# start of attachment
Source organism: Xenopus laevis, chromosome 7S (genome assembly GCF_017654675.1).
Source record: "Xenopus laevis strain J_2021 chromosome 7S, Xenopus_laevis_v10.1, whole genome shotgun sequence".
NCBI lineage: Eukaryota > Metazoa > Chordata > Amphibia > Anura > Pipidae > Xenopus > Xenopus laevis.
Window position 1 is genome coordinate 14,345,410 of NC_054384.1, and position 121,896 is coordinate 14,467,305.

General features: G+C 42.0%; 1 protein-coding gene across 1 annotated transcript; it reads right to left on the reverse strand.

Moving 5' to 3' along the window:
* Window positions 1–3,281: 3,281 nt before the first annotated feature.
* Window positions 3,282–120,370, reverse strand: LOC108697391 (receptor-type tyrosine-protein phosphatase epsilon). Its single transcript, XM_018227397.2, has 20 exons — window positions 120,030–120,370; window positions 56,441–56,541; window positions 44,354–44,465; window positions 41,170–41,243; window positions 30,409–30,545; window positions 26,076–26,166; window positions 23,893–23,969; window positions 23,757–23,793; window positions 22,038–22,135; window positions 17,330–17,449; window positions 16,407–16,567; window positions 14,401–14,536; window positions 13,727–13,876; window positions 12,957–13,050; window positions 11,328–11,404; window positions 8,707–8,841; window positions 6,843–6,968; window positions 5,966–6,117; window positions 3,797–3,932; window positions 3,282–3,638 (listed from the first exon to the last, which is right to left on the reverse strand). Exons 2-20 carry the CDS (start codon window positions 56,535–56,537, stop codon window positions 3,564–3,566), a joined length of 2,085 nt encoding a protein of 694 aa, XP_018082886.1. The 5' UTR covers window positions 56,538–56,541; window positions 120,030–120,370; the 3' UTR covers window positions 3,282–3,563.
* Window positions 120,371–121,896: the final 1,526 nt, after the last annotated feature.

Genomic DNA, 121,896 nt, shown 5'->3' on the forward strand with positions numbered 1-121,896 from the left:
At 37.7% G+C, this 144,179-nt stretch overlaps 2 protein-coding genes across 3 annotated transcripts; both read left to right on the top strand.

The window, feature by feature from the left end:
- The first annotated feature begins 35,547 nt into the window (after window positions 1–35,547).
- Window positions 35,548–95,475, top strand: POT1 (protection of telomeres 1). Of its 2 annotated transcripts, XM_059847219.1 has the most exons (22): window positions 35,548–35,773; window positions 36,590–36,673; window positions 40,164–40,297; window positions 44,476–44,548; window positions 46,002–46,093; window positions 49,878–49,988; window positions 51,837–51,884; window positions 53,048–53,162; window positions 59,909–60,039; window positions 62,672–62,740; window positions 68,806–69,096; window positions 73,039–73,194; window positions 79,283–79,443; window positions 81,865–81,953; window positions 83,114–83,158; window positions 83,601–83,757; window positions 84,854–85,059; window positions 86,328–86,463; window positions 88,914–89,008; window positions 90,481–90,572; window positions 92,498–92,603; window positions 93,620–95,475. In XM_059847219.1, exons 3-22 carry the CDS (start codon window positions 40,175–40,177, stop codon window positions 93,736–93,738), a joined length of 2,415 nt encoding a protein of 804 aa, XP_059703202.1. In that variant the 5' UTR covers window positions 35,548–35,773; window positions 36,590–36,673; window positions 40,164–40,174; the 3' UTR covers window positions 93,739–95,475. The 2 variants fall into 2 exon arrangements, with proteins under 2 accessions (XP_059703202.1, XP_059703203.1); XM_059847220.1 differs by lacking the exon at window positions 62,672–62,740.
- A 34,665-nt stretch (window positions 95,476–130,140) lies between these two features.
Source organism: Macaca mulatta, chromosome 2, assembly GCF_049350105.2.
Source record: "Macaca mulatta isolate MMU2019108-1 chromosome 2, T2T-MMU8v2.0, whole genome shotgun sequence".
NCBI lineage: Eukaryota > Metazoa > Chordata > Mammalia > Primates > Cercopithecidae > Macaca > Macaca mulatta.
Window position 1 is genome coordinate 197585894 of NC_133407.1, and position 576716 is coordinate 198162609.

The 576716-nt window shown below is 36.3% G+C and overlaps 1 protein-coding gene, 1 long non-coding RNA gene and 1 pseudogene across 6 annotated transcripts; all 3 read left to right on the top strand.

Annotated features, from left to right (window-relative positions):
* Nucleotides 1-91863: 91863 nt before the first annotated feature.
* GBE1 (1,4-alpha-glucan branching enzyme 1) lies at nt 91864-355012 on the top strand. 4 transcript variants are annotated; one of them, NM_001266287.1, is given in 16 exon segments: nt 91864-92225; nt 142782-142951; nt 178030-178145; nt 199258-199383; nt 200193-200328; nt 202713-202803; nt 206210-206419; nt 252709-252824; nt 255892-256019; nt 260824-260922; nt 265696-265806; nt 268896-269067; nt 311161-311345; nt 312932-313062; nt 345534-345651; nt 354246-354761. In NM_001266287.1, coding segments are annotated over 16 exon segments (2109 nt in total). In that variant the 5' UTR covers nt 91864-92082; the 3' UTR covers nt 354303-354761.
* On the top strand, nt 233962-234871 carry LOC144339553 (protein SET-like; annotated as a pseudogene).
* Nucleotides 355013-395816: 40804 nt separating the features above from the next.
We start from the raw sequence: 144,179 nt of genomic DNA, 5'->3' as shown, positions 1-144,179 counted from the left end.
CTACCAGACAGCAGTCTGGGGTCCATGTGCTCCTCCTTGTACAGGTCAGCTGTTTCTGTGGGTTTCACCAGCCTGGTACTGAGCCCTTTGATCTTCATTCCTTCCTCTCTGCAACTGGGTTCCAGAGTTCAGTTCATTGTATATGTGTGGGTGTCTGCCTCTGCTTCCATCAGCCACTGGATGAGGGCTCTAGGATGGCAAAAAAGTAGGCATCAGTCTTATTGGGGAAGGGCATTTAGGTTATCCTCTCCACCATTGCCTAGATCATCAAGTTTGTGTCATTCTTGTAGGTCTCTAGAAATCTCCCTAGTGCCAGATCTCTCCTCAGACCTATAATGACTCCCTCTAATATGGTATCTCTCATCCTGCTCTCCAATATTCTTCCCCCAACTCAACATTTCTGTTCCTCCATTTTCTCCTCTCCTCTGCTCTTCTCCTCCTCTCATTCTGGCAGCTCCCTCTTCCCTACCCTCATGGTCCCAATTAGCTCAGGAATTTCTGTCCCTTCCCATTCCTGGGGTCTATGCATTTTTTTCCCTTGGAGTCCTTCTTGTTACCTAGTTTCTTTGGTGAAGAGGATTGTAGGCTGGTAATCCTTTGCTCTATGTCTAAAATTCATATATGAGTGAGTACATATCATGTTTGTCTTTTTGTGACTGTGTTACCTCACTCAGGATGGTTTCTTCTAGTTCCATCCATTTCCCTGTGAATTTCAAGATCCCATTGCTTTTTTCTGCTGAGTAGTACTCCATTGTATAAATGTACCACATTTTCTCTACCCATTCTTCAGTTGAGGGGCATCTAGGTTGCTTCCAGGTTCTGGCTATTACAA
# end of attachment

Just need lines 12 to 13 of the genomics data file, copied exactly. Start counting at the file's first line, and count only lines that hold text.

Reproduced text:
The window, feature by feature from the left end:
- The first annotated feature begins 35,547 nt into the window (after window positions 1–35,547).